Motivational Message: What Drives You?

This week I share a short video that will inspire you to find your true purpose and passion in life. Time is best spent doing what you love. 


Eric Twiggs
Your Procrastination Prevention Partner

PS. My ebook, One Moment in Time, will help you find and focus on your passions. It's is now available for download on my website. 

Have a Competitive Edge Without Competing

Getting caught up in the rat race is a sure way to waste time. The rat race is an unhealthy competition based on the incorrect belief that there is a limited supply of resources in the universe. The rat racer believes that success must come at the expense of the competition. I am reminded of the famous story of two store owners named Joe and John that were in a daily battle for sales and customers. Their businesses were across the street from each other, and if Joe got a sale, then John would try to get two. 

One night, Joe had an encounter with a Magic Genie. The Genie informed him that he would be teaching him a lesson by granting any request he had with the condition being that John would get double of whatever he asked. If Joe asked for wealth, John would get double the wealth. If he asked for a new customer, John would get two new customers. After much thought, Joe made the request to be struck blind in ONE eye! This humorous illustration teaches us that an unhealthy competition can cause you to lose your VISION and waste valuable time. How can you have a competitive edge without competing?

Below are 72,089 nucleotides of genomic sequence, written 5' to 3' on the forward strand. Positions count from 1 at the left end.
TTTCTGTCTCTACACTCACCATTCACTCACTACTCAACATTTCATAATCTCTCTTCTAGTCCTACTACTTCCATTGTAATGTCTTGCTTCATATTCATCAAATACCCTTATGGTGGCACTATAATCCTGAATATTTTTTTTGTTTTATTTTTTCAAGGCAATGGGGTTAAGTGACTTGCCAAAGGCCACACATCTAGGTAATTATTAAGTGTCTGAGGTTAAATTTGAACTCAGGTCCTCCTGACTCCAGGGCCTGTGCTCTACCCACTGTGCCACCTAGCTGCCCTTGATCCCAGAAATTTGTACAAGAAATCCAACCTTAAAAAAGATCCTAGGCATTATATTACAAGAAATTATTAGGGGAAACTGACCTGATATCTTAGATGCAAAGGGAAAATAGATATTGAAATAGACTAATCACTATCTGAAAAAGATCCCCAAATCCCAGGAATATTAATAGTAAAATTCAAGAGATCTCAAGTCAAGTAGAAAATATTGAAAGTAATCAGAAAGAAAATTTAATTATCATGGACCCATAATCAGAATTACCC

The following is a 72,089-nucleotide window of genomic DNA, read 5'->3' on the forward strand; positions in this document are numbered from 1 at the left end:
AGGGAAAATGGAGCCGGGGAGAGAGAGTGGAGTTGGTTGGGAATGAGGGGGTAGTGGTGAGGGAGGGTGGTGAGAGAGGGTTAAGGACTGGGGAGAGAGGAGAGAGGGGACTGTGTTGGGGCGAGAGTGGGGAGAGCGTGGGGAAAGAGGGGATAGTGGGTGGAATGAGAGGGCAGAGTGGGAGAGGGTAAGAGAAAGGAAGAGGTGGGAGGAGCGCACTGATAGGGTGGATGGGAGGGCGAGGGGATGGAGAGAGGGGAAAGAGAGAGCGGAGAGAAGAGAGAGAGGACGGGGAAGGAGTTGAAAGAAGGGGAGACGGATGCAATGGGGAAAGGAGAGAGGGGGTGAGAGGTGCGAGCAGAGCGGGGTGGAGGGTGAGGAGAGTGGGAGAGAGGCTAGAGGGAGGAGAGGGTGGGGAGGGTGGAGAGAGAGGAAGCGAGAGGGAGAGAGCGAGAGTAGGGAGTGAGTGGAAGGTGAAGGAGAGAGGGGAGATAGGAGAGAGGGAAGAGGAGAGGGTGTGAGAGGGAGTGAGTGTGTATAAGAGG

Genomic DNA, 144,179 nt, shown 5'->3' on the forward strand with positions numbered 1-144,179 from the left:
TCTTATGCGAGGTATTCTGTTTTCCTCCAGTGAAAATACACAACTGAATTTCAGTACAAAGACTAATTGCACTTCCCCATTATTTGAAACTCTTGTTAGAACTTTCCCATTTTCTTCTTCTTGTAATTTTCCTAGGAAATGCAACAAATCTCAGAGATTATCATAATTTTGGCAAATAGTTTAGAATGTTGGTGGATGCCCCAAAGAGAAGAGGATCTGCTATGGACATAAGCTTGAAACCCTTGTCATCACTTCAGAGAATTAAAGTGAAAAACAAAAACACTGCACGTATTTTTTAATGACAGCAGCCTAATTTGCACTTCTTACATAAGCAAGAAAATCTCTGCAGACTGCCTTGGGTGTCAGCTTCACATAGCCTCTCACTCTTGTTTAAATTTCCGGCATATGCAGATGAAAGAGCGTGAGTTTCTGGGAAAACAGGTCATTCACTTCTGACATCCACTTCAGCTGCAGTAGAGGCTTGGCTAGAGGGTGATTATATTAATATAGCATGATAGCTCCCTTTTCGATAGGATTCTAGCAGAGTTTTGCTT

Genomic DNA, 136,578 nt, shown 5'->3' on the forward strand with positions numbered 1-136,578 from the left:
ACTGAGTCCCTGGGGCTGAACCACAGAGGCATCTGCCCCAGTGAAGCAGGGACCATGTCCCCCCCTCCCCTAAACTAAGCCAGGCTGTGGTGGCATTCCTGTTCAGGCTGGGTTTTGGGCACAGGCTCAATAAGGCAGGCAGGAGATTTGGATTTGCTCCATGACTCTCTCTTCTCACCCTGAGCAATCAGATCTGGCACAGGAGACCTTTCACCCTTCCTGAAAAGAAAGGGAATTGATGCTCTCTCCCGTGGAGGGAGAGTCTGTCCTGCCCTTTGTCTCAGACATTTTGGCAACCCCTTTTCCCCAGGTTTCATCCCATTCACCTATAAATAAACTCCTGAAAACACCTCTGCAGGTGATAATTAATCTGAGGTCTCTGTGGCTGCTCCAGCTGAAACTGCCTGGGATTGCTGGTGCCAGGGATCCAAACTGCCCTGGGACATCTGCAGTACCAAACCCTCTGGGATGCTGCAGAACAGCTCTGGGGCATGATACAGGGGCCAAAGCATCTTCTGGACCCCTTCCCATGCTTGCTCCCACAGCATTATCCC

The best way to gain a competitive edge without competing is to find someone who has the results that you desire and duplicate their processes. In professional football, the team that wins the Super Bowl is usually the most copied team in the league. The other teams observe their practices, playbooks, and processes because they realize that the fastest route to success is to duplicate a proven system. I recommend the following two areas as great avenues for duplication:

1. Coaches
Having regular conversations with a coach who is an expert in your field will save you valuable time. There are two important keys to consider when looking for a coach. The first key is to find one that has the results that you desire. Think about it, if you aspired to start a business, hiring a coach that has successfully started twenty businesses would save you valuable time and keep you from making expensive mistakes. Secondly, make sure the coach demonstrates a pattern of continuous learning. Many successful coaches are also clients of a coach that they seek emulate. You would gain the benefit of their mentor’s knowledge and experience as a bonus. 

2. Colleagues
Whenever we see a colleague succeeding in an area that we aspire to, the normal reaction is to try to compete with them. Instead, we must apply my WHO/WHY/WHAT formula by asking the following questions: Who is consistently the top performer in your company or market? Why do they always produce the best results? What do they do that you could duplicate, to get a similar result? The best way to find out what the top performer does is to ASK them. I apply this formula whenever I go into a new business situation. It has saved me valuable time and kept me from “re-inventing the wheel.”